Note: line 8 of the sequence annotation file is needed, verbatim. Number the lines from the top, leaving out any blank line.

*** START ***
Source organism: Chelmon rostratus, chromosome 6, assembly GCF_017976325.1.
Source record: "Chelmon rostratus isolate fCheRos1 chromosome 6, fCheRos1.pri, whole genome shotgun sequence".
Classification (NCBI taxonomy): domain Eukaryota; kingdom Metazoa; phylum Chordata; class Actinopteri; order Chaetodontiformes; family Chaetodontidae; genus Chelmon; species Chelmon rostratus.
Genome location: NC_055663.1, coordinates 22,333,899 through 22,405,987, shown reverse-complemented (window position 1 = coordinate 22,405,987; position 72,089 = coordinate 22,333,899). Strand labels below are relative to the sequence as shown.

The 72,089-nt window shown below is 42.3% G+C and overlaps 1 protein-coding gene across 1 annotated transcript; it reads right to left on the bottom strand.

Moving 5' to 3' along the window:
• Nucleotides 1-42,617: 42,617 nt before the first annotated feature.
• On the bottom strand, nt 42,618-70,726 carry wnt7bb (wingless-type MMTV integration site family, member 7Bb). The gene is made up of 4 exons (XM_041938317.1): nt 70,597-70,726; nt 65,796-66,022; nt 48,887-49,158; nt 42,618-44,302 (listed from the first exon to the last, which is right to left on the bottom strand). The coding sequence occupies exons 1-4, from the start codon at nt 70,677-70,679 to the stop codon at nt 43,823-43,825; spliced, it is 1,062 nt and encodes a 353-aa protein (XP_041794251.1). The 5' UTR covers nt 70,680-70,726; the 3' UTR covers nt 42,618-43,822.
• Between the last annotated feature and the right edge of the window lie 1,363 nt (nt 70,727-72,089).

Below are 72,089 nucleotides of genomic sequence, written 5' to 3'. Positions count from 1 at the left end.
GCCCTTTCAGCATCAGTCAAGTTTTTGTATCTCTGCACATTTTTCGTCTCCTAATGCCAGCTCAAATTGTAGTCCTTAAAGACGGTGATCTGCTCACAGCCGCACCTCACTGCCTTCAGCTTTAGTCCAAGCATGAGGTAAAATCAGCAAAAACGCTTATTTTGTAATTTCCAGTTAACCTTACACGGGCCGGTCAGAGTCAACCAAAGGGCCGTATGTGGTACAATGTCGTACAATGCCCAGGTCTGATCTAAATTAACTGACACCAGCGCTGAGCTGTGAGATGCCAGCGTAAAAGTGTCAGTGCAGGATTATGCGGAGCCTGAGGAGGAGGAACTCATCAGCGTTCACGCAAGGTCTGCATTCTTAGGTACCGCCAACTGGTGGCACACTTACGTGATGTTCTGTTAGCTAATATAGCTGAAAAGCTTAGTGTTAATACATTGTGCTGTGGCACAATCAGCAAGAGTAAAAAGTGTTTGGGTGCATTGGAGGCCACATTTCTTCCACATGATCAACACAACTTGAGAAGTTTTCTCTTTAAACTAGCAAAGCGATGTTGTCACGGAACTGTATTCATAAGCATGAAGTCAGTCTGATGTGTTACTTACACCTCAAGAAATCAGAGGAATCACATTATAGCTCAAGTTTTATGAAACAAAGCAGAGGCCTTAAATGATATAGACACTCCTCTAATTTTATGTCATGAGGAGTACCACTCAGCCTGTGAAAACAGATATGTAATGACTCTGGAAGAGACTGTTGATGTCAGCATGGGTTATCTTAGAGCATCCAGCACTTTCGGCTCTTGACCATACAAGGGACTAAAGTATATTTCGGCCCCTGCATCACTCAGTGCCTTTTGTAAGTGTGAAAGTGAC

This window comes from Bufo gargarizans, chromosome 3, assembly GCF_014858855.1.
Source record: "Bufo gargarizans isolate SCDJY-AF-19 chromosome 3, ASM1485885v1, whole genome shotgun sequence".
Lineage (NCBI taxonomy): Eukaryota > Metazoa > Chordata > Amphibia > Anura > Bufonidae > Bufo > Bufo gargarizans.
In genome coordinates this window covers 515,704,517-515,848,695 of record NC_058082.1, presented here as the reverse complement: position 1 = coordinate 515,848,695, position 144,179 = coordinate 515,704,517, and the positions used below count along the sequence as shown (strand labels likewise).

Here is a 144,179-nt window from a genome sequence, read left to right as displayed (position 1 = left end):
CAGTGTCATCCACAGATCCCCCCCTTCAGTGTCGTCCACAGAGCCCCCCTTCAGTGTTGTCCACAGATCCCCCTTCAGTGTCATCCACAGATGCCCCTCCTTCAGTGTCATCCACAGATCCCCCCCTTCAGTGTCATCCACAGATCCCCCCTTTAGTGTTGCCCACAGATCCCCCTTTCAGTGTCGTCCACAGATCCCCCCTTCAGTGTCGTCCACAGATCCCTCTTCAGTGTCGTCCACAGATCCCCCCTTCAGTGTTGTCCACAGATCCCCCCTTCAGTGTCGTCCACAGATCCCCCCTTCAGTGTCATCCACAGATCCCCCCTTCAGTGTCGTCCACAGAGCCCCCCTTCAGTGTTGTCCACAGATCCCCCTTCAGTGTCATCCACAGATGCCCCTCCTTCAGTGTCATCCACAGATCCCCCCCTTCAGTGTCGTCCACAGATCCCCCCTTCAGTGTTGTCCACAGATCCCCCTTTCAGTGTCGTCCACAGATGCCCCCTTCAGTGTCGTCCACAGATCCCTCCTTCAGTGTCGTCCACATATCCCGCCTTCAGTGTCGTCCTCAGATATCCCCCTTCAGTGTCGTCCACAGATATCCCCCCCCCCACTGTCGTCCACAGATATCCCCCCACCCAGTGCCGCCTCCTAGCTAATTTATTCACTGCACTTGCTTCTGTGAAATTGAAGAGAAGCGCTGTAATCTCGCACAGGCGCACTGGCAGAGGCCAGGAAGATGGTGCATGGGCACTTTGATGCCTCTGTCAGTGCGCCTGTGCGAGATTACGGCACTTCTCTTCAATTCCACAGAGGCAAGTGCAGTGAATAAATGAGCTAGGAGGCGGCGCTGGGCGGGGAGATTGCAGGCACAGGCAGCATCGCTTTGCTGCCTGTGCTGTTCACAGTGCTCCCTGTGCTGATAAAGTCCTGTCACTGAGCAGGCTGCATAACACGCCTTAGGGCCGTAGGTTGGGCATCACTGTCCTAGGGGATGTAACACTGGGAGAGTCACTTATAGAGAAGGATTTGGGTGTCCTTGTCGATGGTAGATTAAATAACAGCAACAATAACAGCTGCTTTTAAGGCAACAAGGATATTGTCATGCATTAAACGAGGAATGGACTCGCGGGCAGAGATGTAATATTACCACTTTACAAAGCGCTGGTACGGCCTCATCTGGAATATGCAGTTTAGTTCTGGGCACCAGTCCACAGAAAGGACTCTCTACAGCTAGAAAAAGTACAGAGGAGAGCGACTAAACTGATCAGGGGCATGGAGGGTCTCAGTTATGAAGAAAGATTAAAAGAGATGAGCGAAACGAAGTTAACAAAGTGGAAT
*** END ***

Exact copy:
• On the bottom strand, nt 42,618-70,726 carry wnt7bb (wingless-type MMTV integration site family, member 7Bb). The gene is made up of 4 exons (XM_041938317.1): nt 70,597-70,726; nt 65,796-66,022; nt 48,887-49,158; nt 42,618-44,302 (listed from the first exon to the last, which is right to left on the bottom strand). The coding sequence occupies exons 1-4, from the start codon at nt 70,677-70,679 to the stop codon at nt 43,823-43,825; spliced, it is 1,062 nt and encodes a 353-aa protein (XP_041794251.1). The 5' UTR covers nt 70,680-70,726; the 3' UTR covers nt 42,618-43,822.